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Leishmaniose en Inde

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PLOS 26/01/17 Investments in Research and Surveillance Are Needed to Go Beyond Elimination and Stop Transmission of Leishmania in the Indian Subcontinent. Citation: Olliaro PL, Shamsuzzaman TAKM, Marasini B, Dhariwal AC, Be-Nazir A, Mondal D, et al. (2017) Investments in Research and Surveillance Are Needed to Go Beyond Elimination and Stop Transmission of Leishmania in the Indian Subcontinent.

PLOS 26/01/17 Investments in Research and Surveillance Are Needed to Go Beyond Elimination and Stop Transmission of Leishmania in the Indian Subcontinent

PLoS Negl Trop Dis 11(1): e0005190. doi:10.1371/journal.pntd.0005190 Editor: Diana N. J. Lockwood, London School of Hygiene and Tropical Medicine, UNITED KINGDOM Published: January 26, 2017 Copyright: © 2017 Olliaro et al. Funding: The authors received no specific funding for this work. Competing interests: The authors have declared that no competing interests exist. Progress towards the elimination of a neglected tropical disease from a country can sometimes be a curse, especially when policymakers are confronted with competing needs and priorities. This is the challenge countries in the Indian subcontinent are currently facing. However, this does not mean that the game is over. PLOS 02/03/15 Arsenic Exposure and Outcomes of Antimonial Treatment in Visceral Leishmaniasis Patients in Bihar, India: A Retrospective Cohort Study. Abstract Background In the late twentieth century, emergence of high rates of treatment failure with antimonial compounds (SSG) for visceral leishmaniasis (VL) caused a public health crisis in Bihar, India.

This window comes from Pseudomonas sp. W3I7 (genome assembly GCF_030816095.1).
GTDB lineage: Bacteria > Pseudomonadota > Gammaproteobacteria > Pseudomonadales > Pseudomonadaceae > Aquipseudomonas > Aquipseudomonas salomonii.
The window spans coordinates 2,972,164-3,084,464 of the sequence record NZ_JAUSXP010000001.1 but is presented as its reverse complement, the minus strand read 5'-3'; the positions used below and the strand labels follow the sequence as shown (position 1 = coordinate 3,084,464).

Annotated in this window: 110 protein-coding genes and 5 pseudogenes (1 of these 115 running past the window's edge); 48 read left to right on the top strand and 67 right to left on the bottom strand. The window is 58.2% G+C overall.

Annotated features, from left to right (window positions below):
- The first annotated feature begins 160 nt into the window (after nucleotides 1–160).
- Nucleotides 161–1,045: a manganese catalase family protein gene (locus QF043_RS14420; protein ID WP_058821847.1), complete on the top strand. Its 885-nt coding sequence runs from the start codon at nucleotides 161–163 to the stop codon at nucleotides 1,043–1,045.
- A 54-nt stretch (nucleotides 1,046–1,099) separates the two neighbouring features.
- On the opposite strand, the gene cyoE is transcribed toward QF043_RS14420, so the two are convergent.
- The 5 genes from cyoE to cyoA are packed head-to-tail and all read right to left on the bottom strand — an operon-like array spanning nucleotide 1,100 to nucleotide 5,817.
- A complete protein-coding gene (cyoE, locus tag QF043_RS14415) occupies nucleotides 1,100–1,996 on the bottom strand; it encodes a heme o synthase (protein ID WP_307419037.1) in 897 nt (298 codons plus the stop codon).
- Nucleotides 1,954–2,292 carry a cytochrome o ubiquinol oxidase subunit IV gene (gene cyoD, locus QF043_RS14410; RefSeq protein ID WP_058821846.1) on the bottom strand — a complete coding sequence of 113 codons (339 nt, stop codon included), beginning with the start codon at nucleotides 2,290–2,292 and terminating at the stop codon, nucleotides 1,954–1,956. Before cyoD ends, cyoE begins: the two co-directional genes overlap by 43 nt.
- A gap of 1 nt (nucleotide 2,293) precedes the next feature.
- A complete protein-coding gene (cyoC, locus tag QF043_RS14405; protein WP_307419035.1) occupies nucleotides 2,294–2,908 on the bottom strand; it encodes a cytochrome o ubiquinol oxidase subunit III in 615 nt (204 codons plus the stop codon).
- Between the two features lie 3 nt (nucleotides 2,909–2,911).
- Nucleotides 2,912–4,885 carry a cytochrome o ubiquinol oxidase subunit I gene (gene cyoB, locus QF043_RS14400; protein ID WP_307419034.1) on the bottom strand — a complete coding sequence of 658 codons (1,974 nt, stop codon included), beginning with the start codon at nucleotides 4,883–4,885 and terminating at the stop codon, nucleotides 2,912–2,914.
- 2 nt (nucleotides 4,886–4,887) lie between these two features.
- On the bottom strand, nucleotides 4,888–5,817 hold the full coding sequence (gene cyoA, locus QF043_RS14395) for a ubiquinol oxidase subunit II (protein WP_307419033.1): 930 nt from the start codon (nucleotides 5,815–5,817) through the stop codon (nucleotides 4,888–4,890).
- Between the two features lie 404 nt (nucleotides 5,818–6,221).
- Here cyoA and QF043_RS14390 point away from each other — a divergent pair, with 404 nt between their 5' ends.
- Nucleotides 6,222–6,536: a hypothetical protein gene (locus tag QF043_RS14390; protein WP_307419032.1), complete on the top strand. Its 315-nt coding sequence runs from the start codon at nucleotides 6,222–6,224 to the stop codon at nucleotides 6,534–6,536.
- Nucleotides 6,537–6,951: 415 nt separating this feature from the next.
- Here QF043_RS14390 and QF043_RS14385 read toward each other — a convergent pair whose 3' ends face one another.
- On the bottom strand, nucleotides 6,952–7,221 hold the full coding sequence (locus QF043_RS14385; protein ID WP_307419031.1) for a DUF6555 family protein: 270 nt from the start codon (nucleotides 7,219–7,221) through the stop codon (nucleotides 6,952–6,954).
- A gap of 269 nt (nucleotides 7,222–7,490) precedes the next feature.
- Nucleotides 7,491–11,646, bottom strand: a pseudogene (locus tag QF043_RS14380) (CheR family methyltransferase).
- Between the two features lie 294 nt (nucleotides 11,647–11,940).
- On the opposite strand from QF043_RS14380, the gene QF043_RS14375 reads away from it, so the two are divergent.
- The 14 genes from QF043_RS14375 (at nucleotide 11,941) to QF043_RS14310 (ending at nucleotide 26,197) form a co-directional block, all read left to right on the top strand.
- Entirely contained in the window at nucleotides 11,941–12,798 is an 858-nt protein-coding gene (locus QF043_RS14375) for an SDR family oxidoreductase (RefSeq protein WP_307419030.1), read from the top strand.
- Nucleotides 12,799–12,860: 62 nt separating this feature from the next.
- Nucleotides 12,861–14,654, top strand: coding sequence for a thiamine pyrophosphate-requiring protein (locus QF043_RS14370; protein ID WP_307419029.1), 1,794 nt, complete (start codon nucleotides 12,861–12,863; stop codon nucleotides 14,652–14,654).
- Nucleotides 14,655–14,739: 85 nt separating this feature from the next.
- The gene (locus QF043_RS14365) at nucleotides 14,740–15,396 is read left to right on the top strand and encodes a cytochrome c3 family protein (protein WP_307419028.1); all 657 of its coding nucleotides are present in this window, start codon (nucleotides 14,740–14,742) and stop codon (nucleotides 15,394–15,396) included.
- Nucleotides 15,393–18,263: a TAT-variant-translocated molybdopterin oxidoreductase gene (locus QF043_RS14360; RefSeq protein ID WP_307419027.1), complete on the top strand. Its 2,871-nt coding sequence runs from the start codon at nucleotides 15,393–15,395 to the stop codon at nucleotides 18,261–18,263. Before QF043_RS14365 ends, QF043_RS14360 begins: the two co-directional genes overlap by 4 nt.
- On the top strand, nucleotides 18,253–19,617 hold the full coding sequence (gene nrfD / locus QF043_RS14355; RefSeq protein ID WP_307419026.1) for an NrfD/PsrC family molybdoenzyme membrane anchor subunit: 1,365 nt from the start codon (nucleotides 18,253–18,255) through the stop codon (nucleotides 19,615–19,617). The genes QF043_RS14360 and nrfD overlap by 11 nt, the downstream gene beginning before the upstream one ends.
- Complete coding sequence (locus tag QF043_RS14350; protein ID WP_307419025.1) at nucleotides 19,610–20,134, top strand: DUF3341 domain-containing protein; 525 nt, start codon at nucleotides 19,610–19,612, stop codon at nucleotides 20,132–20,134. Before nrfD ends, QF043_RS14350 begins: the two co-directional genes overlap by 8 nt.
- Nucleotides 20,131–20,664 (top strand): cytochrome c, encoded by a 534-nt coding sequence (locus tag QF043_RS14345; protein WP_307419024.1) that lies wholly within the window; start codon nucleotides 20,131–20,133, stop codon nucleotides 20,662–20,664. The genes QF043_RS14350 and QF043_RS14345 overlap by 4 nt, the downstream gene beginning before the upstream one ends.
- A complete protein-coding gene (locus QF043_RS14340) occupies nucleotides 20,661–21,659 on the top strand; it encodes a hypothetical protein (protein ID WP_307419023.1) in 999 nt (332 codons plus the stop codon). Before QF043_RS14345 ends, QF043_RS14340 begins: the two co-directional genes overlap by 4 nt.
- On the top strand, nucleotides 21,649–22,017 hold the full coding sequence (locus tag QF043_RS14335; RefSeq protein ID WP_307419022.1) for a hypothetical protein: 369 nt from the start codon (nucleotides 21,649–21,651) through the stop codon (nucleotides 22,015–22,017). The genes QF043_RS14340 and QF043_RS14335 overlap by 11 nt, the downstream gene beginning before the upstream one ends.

PLOS 02/03/15 Arsenic Exposure and Outcomes of Antimonial Treatment in Visceral Leishmaniasis Patients in Bihar, India: A Retrospective Cohort Study

We hypothesize that exposure to arsenic through drinking contaminated groundwater may be associated with SSG treatment failure due to the development of antimony-resistant parasites. Methods A retrospective cohort design was employed, as antimony treatment is no longer in routine use. Results One hundred and ten VL patients treated with SSG were analysed. Discussion/Conclusion This study indicates a trend towards increased treatment failure in arsenic exposed patients. Author Summary The parasitic disease visceral leishmaniasis (VL) causes a significant burden of illness and death in India. Tropical Medicine & International Health Volume 15, Issue 1, pages 60–67, January 2010 Determinants of bednet ownership and use in visceral leishmaniasis-endemic areas of the Indian subcontinent. Summary Objective To document ownership and use of bednets with its determinants in the visceral leishmaniasis (VL)-endemic region where mainly non-insecticide impregnated nets are available through commercial channels, and bednets are being considered as a leishmaniasis vector control measure.

Tropical Medicine & International Health Volume 15, Issue 1, pages 60–67, January 2010 Determinants of bednet ownership and use in visceral leishmaniasis-endemic areas of the Indian subcontinent